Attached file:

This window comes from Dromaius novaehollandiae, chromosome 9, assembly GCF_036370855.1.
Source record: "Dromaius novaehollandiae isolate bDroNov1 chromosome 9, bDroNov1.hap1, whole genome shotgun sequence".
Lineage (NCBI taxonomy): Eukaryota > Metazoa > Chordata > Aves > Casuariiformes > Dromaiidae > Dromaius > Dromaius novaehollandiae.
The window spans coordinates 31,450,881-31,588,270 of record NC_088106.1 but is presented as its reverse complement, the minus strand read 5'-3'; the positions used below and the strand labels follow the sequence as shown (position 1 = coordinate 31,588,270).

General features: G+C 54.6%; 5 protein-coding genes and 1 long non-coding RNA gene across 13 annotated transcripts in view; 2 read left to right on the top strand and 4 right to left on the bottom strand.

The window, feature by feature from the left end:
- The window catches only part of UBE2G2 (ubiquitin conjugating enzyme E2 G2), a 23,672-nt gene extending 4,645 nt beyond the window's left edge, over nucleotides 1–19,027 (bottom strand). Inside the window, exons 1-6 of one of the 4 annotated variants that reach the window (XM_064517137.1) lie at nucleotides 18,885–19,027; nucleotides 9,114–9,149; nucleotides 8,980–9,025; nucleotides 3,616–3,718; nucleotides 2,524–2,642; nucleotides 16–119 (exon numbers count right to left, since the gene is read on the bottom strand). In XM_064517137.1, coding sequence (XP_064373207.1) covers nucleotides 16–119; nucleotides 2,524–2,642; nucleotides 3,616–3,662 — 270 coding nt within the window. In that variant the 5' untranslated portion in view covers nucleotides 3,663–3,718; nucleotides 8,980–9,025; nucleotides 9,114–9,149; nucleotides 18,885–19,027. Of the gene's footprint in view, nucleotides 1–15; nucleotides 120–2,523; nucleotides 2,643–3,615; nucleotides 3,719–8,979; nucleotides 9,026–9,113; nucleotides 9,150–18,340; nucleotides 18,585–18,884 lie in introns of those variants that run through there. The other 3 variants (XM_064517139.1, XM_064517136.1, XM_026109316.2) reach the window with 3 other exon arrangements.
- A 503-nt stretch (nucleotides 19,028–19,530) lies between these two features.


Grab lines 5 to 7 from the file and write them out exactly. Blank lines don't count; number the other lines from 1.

General features: G+C 54.6%; 5 protein-coding genes and 1 long non-coding RNA gene across 13 annotated transcripts in view; 2 read left to right on the top strand and 4 right to left on the bottom strand.

The window, feature by feature from the left end:
- The window catches only part of UBE2G2 (ubiquitin conjugating enzyme E2 G2), a 23,672-nt gene extending 4,645 nt beyond the window's left edge, over nucleotides 1–19,027 (bottom strand). Inside the window, exons 1-6 of one of the 4 annotated variants that reach the window (XM_064517137.1) lie at nucleotides 18,885–19,027; nucleotides 9,114–9,149; nucleotides 8,980–9,025; nucleotides 3,616–3,718; nucleotides 2,524–2,642; nucleotides 16–119 (exon numbers count right to left, since the gene is read on the bottom strand). In XM_064517137.1, coding sequence (XP_064373207.1) covers nucleotides 16–119; nucleotides 2,524–2,642; nucleotides 3,616–3,662 — 270 coding nt within the window. In that variant the 5' untranslated portion in view covers nucleotides 3,663–3,718; nucleotides 8,980–9,025; nucleotides 9,114–9,149; nucleotides 18,885–19,027. Of the gene's footprint in view, nucleotides 1–15; nucleotides 120–2,523; nucleotides 2,643–3,615; nucleotides 3,719–8,979; nucleotides 9,026–9,113; nucleotides 9,150–18,340; nucleotides 18,585–18,884 lie in introns of those variants that run through there. The other 3 variants (XM_064517139.1, XM_064517136.1, XM_026109316.2) reach the window with 3 other exon arrangements.